Being a Visionary and Why Necessity Is NOT the Mother of Invention
Posted on October 12, 2016
Originally posted on www.jennymunford.org
Are you a visionary?
The definition of a visionary is someone who plans and strategizes with innovation, imagination and wisdom. But let’s add another word to that definition: Creativity.
Without creativity, there is no innovation or imagination. Without creativity, there is no wisdom either. The creative entrepreneur and executive is one who is impressively inventive. You might surprised to learn, however, that the old adage about necessity being the mother of invention isn’t necessarily true. In order to be a visionary, you should know that your creativity isn’t bound to necessity. You can tap into it at any time.
Deconstructing the Visionary Approach to Creativity
Creativity and invention have allowed the human race to perform wonders we would never have thought possible a couple centuries ago, such as space travel and the Internet. Like humans, many species of animals show great inventiveness in certain situations. People have stated over and over that invention arises from necessity, but recent experiments show that this long-believed concept is not actually accurate. While humans (and animals) will do whatever they can to survive, drastic situations are not the ideal for creativity to reveal itself. Researchers now believe that the need for certain items actually inhibits creativity after they performed various tests with human and animal subjects.
What the Research Tells Us
Primatologist Carel van Schaik of the University of Zurich spent a significant portion of time studying orangutans, in captivity and the wild, and made some interesting observations. Wild orangutans were pretty boring when necessity arose, such as when food was scarce; they barely moved and consumed unappealing foods. The logic behind these actions makes a lot of sense though; by trying new foods, the orangutans risk eating something poisonous. Conversely, orangutans in captivity were much more adventurous in all areas, especially exploring new foods or items.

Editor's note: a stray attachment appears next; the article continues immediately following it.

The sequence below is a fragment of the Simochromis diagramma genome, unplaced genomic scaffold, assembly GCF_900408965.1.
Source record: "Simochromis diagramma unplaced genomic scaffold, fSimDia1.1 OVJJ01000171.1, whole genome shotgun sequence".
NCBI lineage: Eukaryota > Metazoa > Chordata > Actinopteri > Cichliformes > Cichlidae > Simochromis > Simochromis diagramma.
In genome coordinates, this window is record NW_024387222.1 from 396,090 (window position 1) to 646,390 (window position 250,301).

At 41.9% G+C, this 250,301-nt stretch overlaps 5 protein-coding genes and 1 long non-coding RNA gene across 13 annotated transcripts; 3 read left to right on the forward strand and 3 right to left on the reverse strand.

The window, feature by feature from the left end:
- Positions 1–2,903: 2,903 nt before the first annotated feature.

Another study dealt with Indian sugarcane farmers. They were asked to perform a cognitive test. After they initially took the test, they were given a payment that eased their financial concerns for the year. When they took the cognitive test again, their results drastically improved.
Various observations of animals in captivity and the wild have produced similar results – if the animal has basic needs provided for, the species is more likely to use objects as tools and display more creative behavior.
So where does creativity and innovation come from if not from necessity? The various experiments have shown that opportunity seems to be the most important factor. When humans and animals do not need to worry about basic concerns, such as food, shelter, or financial worries, they have more time to explore different ideas. Species or individuals who have a higher sense of exploration and adventure are also usually more creative, which may explain differences amongst humans.
Evolutionary biologist Joe Henrich of the University of British Columbia believes that innovation comes from the efforts of an entire species, stating that “history shows that inventions invariably build on earlier findings that are recombined and improved upon. Most of the things we use every day are inventions that no single human being could ever design within her lifetime.” He refers to this idea as humanity’s “collective brain,” which allows individuals to take older ideas and continuously develop them.